Sustainability is high on shoppers' agendas this Christmas, with as many as 71 per cent saying they are going to take specific action to reduce their environmental impact over the festive season.
That's according to new research by IGD, which polled consumers on their habits and intentions ahead of the crucial Christmas shopping period.
Over half of shoppers surveyed (55 per cent) said they intended to reduce their impact by buying more loose fruit and vegetables - a figure highest among those aged 55-65 (63 per cent) and in Scotland (63 per cent) – while a third (34 per cent) plan to avoid buying products that have a lot of excess packaging.
Some 32 per cent intend to buy more products that are locally produced, and 31 per cent plan to seek out products with easily recyclable packing.
Shopping local and the location of production are more important drivers of product choice at Christmas than at other times of the year, IGD found. Indeed, when purchasing products at Christmas the majority of shoppers (80 per cent) say that where it’s been produced is important to them, compared with 71 per cent normally.
Shoppers are also conscious of the locality of their products this time of year, with 67 per cent saying the distance travelled is important, up from 62 per cent normally.
Shoppers are intending to visit a specialist store (64 per cent) and farmers' markets (40 per cent) over the season, with usage up by six and four per cent respectively compared to last Christmas.
A notable number of households will be reducing the amount of meat they eat this year, with 13 per cent planning to prepare a vegan or vegetarian meal (vs. nine per cent in 2018). Significantly, plant-based alternatives have entered the top-five choices for main meal options for Christmas day for the first time this year, coming in above ham (12 per cent), pork (eight per cent), seafood (eight per cent), lamb (eight per cent) and salmon (six per cent).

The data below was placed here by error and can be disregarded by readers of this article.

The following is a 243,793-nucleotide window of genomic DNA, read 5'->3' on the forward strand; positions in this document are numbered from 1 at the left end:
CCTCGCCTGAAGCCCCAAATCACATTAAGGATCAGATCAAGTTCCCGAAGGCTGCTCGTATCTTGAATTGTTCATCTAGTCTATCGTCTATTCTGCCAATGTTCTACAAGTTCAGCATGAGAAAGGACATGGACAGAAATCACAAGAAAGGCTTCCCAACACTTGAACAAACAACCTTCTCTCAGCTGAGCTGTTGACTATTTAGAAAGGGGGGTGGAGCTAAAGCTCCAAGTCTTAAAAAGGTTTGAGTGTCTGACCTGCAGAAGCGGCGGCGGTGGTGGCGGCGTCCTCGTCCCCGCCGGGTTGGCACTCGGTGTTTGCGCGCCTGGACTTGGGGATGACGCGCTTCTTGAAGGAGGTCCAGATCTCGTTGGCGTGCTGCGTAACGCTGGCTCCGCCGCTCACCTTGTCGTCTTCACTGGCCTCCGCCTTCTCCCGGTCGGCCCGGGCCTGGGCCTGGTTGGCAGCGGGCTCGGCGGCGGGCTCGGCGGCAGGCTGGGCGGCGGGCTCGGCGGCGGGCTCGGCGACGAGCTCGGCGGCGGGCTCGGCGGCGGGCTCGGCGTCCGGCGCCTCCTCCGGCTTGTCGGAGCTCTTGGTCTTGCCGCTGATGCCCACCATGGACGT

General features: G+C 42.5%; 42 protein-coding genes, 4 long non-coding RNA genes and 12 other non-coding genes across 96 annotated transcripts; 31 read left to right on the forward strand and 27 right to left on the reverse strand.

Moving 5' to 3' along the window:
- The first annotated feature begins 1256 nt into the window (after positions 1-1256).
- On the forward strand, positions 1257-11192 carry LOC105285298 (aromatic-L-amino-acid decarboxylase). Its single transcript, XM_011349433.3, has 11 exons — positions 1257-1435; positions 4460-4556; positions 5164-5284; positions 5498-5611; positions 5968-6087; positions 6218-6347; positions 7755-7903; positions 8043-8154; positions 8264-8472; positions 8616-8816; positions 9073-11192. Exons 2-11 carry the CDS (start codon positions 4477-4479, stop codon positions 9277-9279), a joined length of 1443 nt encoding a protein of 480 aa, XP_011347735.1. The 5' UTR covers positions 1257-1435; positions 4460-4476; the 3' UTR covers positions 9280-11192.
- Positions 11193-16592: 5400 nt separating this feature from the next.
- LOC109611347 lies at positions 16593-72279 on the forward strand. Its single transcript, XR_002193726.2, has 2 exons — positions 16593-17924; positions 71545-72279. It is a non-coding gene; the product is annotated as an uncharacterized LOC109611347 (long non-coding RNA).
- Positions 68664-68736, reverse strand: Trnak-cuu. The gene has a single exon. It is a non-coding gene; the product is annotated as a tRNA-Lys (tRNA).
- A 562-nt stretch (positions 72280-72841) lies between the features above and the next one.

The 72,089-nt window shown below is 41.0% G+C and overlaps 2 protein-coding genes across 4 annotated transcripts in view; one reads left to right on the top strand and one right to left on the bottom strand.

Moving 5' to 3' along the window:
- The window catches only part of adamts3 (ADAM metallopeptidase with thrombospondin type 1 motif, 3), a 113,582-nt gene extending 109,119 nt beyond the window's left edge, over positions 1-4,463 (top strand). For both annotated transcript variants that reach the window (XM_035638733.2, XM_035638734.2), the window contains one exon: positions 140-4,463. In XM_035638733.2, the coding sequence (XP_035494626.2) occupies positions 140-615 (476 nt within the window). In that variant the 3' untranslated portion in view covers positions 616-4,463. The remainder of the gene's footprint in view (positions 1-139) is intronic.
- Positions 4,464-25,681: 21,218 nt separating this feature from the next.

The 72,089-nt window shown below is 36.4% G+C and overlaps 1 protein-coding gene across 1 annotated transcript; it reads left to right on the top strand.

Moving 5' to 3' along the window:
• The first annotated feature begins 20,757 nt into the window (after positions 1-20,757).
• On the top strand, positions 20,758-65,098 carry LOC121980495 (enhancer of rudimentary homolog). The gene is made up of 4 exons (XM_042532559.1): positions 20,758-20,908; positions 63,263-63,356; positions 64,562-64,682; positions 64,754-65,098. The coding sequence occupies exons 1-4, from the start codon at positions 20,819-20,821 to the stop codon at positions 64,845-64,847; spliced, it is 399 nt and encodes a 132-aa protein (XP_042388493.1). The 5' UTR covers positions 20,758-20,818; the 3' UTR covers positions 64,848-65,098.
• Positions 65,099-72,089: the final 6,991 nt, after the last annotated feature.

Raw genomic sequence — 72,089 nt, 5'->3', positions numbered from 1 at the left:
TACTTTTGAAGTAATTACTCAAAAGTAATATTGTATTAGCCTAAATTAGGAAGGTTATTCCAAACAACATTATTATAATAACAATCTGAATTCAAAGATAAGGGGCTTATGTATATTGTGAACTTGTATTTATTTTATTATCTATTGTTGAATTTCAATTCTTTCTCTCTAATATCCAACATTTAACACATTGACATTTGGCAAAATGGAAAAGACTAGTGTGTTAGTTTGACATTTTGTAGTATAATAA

Among those households planning a vegan or vegetarian meal, nearly half of shoppers (47 per cent) claim that more family members are vegan or vegetarian this year than last Christmas. With the growing interest in plant-based diets and lifestyle choices, there are opportunities for retailers to support shoppers with a wide range of choice and recipe inspiration, IGD states. This will be particularly true for households that don’t normally prepare a vegan or vegetarian meal day-to-day but are planning to do so for Christmas (33 per cent).
Simon Wainwright, director of global insights at IGD, said: “More shoppers intend to visit specialist stores, such as butchers or greengrocers, famers' markets or premium supermarkets this year than last. This is despite the intent to spend less on Christmas dinner, perhaps implying a reduction in quantity purchased in favour of quality. Large stores in particular could face a challenge here - calling out quality, sustainability and welfare messaging year-round could encourage shoppers to visit these stores more frequently at Christmas.
“While environmental concerns are clearly important at this time of year, we can see that there is an opportunity for retailers and manufacturers to engage with shoppers more in this area during the season to make it as much of a priority as at other times of the year. The focus here should be on taking action to reduce the environmental impact of products so shoppers can buy the gifts they want without compromising on their sustainable ambitions.”